Kurzban Kurzban Tetzeli & Pratt | Attorneys At Law

Immigration laws considered in Florida and most US states

On Behalf of | Mar 4, 2011 | Employment Immigration |

This blog has reported several stories regarding potential new state anti-immigration laws, in Florida and in legislatures across the country. In fact, Florida immigration attorneys note that a National Conference of State Legislatures report says every state in the union considered laws related to immigrants during the 2010 regular session.

In all, 46 states and the District of Columbia passed 208 law related to immigration issues. Across the country in 2010, 138 resolutions can be tacked on to the laws, bringing the number of state immigration issues to 346 last year. The trend appears to be continuing this year.

Sources say that 37 states, including Florida, are considering tougher, Arizona-style immigration laws this year. Some states have competing measures introduced in their legislative houses.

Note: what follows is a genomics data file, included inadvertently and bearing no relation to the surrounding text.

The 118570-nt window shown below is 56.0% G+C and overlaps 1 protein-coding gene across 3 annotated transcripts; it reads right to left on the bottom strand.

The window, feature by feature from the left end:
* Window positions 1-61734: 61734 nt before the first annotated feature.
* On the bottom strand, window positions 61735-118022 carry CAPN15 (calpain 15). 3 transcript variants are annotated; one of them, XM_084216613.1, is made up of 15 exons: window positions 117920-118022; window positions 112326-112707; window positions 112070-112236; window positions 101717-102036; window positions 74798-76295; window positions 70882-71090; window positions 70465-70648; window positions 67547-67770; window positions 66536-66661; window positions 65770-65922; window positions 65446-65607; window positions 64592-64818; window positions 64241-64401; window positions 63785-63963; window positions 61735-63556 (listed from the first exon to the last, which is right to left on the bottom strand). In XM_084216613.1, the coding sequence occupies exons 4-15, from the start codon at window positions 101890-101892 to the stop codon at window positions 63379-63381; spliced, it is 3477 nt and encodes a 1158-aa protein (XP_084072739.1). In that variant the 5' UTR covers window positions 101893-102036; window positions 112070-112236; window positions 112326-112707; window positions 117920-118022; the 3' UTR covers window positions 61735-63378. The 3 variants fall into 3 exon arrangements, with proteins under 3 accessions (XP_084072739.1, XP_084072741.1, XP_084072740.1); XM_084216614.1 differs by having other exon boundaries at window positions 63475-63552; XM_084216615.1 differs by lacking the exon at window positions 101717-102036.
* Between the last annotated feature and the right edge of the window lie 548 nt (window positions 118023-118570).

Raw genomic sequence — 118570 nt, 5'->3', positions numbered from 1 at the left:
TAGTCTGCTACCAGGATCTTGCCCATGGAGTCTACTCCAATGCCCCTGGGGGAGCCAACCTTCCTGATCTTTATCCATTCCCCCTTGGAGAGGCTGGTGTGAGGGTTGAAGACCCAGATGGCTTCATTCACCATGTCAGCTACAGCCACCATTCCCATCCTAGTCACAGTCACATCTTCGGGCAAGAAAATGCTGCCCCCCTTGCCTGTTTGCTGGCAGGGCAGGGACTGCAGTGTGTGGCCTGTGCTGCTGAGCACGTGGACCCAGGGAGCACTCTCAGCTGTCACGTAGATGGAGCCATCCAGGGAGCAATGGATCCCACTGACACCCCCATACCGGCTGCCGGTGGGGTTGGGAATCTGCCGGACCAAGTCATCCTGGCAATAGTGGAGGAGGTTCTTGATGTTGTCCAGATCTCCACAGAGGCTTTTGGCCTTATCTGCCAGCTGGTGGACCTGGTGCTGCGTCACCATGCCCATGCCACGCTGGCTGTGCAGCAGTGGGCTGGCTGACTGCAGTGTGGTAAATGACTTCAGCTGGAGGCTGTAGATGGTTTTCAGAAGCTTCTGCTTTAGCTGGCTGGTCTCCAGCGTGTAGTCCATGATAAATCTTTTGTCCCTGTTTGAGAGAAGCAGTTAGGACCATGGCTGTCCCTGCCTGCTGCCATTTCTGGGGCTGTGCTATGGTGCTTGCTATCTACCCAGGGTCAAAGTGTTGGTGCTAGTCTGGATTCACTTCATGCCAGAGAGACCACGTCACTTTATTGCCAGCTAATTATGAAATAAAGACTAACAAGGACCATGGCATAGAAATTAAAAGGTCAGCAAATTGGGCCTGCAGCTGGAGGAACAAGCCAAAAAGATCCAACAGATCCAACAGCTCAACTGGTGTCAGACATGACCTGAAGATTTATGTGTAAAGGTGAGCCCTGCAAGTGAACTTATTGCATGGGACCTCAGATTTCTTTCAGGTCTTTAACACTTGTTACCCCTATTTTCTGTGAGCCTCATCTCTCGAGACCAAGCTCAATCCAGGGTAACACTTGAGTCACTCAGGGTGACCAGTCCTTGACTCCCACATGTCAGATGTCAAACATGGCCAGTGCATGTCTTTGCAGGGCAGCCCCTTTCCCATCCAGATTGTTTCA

An Arizona-style employment immigration bill was recently introduced in Texas that seems to be the first of its kind in the nation. The measure would make it a state crime for companies to hire undocumented workers. However, what makes it unique is that the bill makes an exception for single family households. Undocumented nannies, housekeepers or caretakers for a single-family household would not run afoul of the proposed measure.

It is one of roughly 100 introduced this year in that state, which includes measures proposing to give local law enforcement to enforce federal immigration law and prevent undocumented students from obtaining in-state tuition or scholarships.

President Obama said Thursday, in a joint press conference with Mexico’s President Felipe Calderon, that he remains “deeply committed to fixing our broken immigration system” at the federal level. He says he seeks to “get this reform done” related to immigration reform.

The economy, however, continues to haunt Congress. Efforts to enact immigration reform failed last year, and it remains unclear if Congress will address comprehensive immigration reform in the current session.

Source: ABC News, “Immigration Wars: More States Looking at Arizona-Style Laws,” Huma Khan 4 Mar 2011



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